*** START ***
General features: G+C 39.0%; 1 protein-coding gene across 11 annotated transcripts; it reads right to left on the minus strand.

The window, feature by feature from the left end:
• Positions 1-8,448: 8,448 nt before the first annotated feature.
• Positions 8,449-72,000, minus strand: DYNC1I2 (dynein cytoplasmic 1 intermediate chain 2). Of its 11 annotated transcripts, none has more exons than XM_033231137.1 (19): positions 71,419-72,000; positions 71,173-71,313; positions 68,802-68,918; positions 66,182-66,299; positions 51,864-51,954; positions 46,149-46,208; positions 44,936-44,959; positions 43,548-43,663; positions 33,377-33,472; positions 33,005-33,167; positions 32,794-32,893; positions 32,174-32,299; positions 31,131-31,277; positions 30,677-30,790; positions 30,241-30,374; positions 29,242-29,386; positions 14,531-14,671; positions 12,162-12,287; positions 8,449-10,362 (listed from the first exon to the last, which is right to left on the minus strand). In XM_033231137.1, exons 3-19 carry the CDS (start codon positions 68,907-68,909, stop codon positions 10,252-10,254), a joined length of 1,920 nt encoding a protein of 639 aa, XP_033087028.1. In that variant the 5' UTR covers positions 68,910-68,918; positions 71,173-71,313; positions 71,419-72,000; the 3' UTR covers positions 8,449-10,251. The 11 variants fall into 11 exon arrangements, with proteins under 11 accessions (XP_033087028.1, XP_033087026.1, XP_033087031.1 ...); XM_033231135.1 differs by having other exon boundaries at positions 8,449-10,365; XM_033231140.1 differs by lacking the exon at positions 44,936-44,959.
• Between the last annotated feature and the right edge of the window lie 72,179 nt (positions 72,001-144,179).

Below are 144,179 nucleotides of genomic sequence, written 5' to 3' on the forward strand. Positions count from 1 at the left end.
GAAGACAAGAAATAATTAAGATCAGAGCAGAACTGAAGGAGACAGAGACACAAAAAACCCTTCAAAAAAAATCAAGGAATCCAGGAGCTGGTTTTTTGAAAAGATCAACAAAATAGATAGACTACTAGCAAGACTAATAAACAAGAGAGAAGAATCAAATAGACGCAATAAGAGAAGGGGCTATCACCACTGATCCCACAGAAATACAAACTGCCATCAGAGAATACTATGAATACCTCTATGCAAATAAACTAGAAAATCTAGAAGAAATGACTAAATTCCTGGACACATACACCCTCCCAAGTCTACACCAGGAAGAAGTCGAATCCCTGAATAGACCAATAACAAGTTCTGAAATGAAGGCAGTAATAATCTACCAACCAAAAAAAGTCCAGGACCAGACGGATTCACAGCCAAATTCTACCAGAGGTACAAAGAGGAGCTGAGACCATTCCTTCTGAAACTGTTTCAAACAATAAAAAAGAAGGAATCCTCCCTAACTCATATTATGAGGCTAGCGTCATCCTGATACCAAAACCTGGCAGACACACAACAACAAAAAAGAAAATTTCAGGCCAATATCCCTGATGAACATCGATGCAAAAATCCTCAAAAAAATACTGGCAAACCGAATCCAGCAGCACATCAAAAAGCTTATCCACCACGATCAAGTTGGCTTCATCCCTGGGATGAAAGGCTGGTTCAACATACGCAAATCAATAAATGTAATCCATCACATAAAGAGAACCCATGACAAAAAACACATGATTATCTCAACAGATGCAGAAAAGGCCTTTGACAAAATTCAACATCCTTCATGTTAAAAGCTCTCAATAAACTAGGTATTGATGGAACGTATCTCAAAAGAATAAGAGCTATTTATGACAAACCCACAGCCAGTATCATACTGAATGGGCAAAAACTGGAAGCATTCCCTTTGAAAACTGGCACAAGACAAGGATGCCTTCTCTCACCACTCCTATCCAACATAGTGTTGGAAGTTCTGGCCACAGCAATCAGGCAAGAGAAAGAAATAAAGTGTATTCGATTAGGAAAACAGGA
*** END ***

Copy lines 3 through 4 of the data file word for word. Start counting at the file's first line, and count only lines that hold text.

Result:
• Positions 1-8,448: 8,448 nt before the first annotated feature.
• Positions 8,449-72,000, minus strand: DYNC1I2 (dynein cytoplasmic 1 intermediate chain 2). Of its 11 annotated transcripts, none has more exons than XM_033231137.1 (19): positions 71,419-72,000; positions 71,173-71,313; positions 68,802-68,918; positions 66,182-66,299; positions 51,864-51,954; positions 46,149-46,208; positions 44,936-44,959; positions 43,548-43,663; positions 33,377-33,472; positions 33,005-33,167; positions 32,794-32,893; positions 32,174-32,299; positions 31,131-31,277; positions 30,677-30,790; positions 30,241-30,374; positions 29,242-29,386; positions 14,531-14,671; positions 12,162-12,287; positions 8,449-10,362 (listed from the first exon to the last, which is right to left on the minus strand). In XM_033231137.1, exons 3-19 carry the CDS (start codon positions 68,907-68,909, stop codon positions 10,252-10,254), a joined length of 1,920 nt encoding a protein of 639 aa, XP_033087028.1. In that variant the 5' UTR covers positions 68,910-68,918; positions 71,173-71,313; positions 71,419-72,000; the 3' UTR covers positions 8,449-10,251. The 11 variants fall into 11 exon arrangements, with proteins under 11 accessions (XP_033087028.1, XP_033087026.1, XP_033087031.1 ...); XM_033231135.1 differs by having other exon boundaries at positions 8,449-10,365; XM_033231140.1 differs by lacking the exon at positions 44,936-44,959.